Many people are involved in this project. It’s a five year project, and it’s interdisciplinary. The leading investigators are me, Alicia López Operé from UVA, and Paulina Carrion from William and Mary. They both also teach medical Spanish. We also have a professional medical interpreter on our team (Sylvana Fernandez-Ellauri) and two JMU nurses (Lauren Mullen and Becky Hummel) who are going to check that the scripts are medically accurate. They also have a simulation lab at the nursing school for students who want to practice – it kind of looks like a hospital – so that’s where we’re going to do the recordings. We are also going to work with Andrew Strack and the media production team from JMU Libraries that does video and audio recordings, making it as professional as we can. We’re going to hire actors (standardized patients) who normally work with medical students when they need to practice before becoming medical providers. Also we have a graphic designer who is going to help us with the format for Pressbooks.
Is Pressbooks always completely open?
It’s up to the creators of the resource how much freedom they give. Some people are like, “You don’t need to give me credit, or you have to give me credit, or you can use it and adapt it.” My hope is that we make it so instructors can download it and change it to what fits their needs better.
What inspired you to start creating open, affordable resources?
I think it’s so important that we make education as affordable as we can. Textbooks can be really expensive, sometimes exorbitantly expensive. In the emails that we get from the JMU Libraries, I saw something about reading an open educational resource, writing a review, and getting $200 for compensation. So I did that, and that’s how I learned the terminology like free domain, copyright, and all that, why it’s important, and what are some of the initiatives in Virginia to encourage faculty to either create or use open education resources for their classes.
Besides affordability, are there other reasons to publish an open textbook?
With a hard copy of a textbook, you just have it. You purchase it, but then that’s kind of it. You can have a new edition, but with Pressbooks, you can go back and edit information. With diseases and medical information, things change–so it’s important to update information and make it so that anyone can give you feedback to make it better.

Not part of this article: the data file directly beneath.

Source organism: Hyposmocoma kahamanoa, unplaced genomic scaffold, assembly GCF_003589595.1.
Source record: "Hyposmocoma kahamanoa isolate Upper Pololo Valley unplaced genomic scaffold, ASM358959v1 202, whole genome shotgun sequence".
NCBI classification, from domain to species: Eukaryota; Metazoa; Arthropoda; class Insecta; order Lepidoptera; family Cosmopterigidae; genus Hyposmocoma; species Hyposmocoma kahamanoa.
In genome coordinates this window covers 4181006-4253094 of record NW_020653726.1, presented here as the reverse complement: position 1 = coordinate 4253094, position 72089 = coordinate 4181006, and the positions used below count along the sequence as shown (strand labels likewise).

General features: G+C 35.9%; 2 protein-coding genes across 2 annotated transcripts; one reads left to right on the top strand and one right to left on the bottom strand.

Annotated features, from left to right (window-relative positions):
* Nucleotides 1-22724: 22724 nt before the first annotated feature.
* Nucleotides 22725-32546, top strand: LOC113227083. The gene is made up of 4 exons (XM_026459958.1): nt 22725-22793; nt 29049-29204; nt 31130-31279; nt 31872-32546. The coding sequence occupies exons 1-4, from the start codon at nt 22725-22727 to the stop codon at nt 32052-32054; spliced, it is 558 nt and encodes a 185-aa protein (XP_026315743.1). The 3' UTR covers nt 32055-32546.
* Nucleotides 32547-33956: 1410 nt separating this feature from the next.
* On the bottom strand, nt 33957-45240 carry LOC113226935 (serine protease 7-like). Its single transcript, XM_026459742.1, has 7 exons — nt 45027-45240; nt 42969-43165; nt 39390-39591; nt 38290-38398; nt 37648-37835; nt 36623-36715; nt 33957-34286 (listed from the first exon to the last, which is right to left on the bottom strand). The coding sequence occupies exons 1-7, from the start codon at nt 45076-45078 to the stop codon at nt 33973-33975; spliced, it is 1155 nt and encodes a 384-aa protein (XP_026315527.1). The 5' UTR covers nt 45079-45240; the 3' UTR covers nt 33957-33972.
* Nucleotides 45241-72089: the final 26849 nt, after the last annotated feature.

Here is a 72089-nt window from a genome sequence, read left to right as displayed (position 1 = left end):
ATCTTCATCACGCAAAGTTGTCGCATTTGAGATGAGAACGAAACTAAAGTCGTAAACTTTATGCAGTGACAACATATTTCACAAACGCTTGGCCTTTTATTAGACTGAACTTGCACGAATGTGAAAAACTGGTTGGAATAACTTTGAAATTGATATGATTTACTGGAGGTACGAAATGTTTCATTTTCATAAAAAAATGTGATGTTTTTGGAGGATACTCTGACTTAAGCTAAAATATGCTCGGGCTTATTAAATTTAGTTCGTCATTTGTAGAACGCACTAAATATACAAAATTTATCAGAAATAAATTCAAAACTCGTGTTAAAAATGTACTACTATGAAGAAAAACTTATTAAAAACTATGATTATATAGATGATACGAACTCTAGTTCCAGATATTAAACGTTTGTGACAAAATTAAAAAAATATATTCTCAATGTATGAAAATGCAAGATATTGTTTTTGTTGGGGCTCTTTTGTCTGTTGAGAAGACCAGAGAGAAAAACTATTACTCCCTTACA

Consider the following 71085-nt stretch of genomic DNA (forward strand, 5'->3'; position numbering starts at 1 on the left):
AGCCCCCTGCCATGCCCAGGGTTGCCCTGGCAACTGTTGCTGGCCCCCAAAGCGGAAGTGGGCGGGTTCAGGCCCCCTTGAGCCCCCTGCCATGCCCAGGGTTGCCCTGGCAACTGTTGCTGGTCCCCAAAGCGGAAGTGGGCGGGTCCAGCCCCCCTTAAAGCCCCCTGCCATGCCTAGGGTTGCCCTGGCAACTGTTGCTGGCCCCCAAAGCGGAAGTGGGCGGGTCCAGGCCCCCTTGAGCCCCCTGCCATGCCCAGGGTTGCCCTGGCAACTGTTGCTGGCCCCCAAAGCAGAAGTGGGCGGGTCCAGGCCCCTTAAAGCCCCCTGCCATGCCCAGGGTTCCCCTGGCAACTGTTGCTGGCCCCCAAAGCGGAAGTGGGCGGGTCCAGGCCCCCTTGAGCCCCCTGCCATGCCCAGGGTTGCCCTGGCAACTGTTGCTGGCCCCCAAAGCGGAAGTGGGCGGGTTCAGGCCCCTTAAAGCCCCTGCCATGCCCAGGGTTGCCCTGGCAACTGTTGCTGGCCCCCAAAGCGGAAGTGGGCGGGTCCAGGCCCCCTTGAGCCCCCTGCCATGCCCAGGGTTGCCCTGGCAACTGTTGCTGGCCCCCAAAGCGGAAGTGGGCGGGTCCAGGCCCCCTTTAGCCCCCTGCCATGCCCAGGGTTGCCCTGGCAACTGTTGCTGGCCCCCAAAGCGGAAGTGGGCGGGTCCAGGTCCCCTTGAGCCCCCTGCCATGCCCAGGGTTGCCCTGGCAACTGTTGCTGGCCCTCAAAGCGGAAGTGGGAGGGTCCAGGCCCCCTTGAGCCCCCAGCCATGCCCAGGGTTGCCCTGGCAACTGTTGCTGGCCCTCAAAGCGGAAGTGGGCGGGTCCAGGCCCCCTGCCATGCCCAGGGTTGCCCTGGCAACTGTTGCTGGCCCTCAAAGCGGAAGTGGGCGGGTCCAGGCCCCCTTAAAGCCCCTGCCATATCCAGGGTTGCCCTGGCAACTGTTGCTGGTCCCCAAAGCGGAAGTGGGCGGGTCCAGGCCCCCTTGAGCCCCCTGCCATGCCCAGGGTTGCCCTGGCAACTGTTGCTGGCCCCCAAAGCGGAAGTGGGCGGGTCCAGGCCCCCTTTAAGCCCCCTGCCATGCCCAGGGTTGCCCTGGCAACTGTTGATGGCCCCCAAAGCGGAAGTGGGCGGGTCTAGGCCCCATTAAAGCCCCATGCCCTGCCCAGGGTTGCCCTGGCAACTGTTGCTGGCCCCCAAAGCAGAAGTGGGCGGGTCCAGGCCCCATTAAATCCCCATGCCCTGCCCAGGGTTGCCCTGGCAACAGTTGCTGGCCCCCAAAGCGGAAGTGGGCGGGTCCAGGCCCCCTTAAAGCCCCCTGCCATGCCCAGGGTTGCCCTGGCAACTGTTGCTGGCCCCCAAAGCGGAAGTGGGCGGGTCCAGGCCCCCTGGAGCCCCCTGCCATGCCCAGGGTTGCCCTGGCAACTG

What have you learned by working with JMU Libraries that you’re applying to the project?
I took a class on H5P last semester through JMU Libraries, because I was interested in how to include interactive activities in this project, such as branching scenarios where you have a video, and the students choose what to do. We’re going to make the Pressbook as interactive as possible.
How would you say this project makes a difference for students and the wider world?
Language and culture are so important in providing better healthcare for these communities. In the book, we’re going to discuss the code of ethics of medical interpretation, for example, and how it’s so important that patients know their rights. There is a law that protects them. Because of their civil rights, they cannot be discriminated against because of their language or nationality, but that’s not always what happens.
And that’s something Google Translate can’t do!
No, exactly! And we don’t sometimes think about the cost of textbooks for students. It adds up, you know? And sometimes students might feel shame disclosing that they cannot afford the textbook, and their education obviously gets affected by that. This initiative tries to make education open and available. I think that’s what education and universities are for, right? To share education and ideas. I think the more people know about this the better.
This story is part of our Feature Friday Q&A series. Thank you for supporting JMU Libraries so we can continue to help JMU faculty with important projects like this.